Work-related Compensable Fatalities, Oregon 2002

by Elizabeth Priddy


The number of work-related compensable fatalities in Oregon increased from 34 in 2001 to 52 in 2002 (see Figure 1). Work-related fatalities are those fatalities which were accepted as compensable by an insurer during 2002, and for which the Department of Consumer & Business Services received notification by January 31, 2003.

Figure 1. Work-related fatalities, Oregon 1981-2002

Of the 52 work-related fatalities in 2002, 47 were men and five were women, compared to 33 men and one woman in 2001. The median age of these workers was 40 years. The youngest worker killed was a 19-year-old fire watchman who was driving a pickup to a job site at a high rate of speed. The victim lost control on a curve and overturned, collided with a boulder, and eventually dropped 12 feet into the dry creek bed below. The oldest worker was a 73-year-old timber faller who was cutting a large tree that pivoted, slid backwards, and fell onto the victim.

The government industry accounted for the highest number of fatalities with nine, followed by manufacturing of products other than wood and transportation and public utilities, with seven fatalities each (see Figure 2). The occupation with the most compensable fatalities was transportation operators, with ten fatalities. All of these were truck drivers.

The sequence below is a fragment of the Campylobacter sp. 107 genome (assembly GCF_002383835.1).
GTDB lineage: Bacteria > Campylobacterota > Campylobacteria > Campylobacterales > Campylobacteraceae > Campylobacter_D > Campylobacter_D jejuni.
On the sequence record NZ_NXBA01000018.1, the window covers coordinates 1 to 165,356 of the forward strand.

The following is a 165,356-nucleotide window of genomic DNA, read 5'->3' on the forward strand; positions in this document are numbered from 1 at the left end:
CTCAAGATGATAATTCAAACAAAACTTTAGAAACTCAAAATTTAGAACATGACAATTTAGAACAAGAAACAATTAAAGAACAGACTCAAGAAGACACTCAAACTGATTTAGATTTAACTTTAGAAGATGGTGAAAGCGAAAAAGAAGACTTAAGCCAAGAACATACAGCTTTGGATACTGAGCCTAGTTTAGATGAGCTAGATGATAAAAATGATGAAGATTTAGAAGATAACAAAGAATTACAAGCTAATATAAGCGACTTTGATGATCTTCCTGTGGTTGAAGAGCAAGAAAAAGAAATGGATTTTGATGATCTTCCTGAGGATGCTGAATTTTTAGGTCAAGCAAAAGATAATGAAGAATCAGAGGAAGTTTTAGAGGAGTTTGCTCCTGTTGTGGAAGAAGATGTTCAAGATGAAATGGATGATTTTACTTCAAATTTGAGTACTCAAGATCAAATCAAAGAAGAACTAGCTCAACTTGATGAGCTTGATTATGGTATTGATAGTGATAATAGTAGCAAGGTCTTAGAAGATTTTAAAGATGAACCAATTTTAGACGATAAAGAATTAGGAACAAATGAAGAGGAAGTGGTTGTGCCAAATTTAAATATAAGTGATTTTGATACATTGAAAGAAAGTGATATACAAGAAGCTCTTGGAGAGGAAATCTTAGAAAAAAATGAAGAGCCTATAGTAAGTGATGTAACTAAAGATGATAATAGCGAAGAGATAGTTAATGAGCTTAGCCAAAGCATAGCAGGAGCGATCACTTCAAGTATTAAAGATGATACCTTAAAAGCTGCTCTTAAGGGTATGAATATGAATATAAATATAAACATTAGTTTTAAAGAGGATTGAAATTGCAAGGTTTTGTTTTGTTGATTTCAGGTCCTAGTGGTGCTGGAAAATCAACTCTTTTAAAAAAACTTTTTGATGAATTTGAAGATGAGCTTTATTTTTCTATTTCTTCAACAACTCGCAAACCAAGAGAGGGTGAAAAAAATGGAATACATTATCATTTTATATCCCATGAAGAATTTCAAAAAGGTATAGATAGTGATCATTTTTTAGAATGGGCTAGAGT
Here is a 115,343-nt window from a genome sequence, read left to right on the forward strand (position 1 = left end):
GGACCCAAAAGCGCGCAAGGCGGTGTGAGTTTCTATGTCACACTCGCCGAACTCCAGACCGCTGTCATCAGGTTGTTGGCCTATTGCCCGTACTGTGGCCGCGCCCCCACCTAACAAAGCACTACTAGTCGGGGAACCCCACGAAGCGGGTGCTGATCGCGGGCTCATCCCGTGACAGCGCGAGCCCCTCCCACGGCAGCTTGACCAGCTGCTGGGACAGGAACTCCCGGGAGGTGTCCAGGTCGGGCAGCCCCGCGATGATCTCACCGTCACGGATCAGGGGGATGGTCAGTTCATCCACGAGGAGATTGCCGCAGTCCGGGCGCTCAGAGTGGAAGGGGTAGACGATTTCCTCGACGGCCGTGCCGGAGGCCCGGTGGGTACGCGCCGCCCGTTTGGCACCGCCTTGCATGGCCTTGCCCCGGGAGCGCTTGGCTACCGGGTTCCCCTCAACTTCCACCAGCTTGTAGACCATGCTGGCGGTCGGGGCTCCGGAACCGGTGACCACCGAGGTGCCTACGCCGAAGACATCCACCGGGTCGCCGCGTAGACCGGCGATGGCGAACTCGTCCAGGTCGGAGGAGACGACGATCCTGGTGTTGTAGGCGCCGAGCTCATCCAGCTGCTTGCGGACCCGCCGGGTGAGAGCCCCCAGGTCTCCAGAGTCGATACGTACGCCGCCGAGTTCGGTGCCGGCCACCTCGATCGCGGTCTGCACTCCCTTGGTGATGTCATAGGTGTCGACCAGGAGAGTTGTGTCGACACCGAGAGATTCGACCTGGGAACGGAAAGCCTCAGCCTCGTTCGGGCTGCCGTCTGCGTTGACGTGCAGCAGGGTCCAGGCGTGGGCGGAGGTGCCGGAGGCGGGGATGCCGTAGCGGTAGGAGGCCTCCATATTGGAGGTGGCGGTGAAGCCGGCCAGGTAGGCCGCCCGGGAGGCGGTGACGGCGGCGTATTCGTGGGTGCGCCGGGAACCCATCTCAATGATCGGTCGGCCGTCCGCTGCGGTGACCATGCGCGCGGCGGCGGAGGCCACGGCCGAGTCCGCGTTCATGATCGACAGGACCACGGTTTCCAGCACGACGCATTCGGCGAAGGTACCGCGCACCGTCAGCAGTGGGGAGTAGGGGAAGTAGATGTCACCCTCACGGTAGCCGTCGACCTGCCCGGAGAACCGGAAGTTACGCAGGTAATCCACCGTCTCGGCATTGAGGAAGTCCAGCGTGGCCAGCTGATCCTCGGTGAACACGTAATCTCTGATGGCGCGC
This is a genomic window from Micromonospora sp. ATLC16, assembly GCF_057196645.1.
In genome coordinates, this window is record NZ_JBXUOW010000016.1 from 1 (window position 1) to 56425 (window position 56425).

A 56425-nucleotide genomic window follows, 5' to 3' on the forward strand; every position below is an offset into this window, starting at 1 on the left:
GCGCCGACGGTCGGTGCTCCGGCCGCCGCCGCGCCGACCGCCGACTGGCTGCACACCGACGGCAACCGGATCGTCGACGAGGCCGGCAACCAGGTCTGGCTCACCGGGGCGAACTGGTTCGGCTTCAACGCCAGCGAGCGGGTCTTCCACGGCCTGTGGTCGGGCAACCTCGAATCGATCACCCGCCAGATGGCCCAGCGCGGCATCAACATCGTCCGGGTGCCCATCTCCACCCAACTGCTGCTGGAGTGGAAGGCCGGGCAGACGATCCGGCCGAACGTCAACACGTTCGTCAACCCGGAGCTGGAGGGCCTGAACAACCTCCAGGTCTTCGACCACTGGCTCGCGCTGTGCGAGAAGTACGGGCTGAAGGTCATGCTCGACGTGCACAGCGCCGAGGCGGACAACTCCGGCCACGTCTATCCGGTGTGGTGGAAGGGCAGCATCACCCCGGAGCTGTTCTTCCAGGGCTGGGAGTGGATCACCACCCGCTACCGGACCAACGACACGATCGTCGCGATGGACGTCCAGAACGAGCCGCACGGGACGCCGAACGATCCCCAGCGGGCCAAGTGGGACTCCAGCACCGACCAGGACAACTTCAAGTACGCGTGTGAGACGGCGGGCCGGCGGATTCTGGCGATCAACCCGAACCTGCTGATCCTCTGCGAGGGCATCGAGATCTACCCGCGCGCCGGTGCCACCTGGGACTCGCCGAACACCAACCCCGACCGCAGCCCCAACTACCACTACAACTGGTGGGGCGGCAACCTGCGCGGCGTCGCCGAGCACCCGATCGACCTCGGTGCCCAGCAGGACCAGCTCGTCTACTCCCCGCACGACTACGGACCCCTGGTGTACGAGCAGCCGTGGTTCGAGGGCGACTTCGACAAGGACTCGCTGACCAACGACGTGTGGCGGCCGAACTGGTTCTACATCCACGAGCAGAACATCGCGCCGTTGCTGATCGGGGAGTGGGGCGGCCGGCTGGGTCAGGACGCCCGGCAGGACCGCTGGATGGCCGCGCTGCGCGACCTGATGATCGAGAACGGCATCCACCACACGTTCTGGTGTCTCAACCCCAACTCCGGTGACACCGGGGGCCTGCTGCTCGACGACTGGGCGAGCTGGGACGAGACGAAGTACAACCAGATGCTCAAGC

Transportation accidents resulted in theFigure 2. Fatalities by industry Oegon 2002 greatest number of compensable fatalities with a total of 21 deaths. These accidents included collisions, overturned vehicles, and fatalities in which workers were struck or pinned by a vehicle. This number also includes one worker who was killed in an aircraft accident and three workers killed as pedestrians. Nine workers were killed by being struck by an object. There were three fatalities that resulted from workplace violence in 2002.

Six of the 52 fatalities in 2002 occurred outside the state of Oregon. Multnomah County and Coos County also had the most fatalities per county with six. Sixteen of the workers killed had been employed for a year or less at the time of their injury, including seven workers who were killed during the first month of employment. These fatalities indicate the need for training and supervision of all new employees.

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If you have questions about the information contained in this document, please contact by e-mail or phone: Elizabeth Priddy, (503) 947-7051, Research Analyst, Research & Analysis Section, Information Management Division

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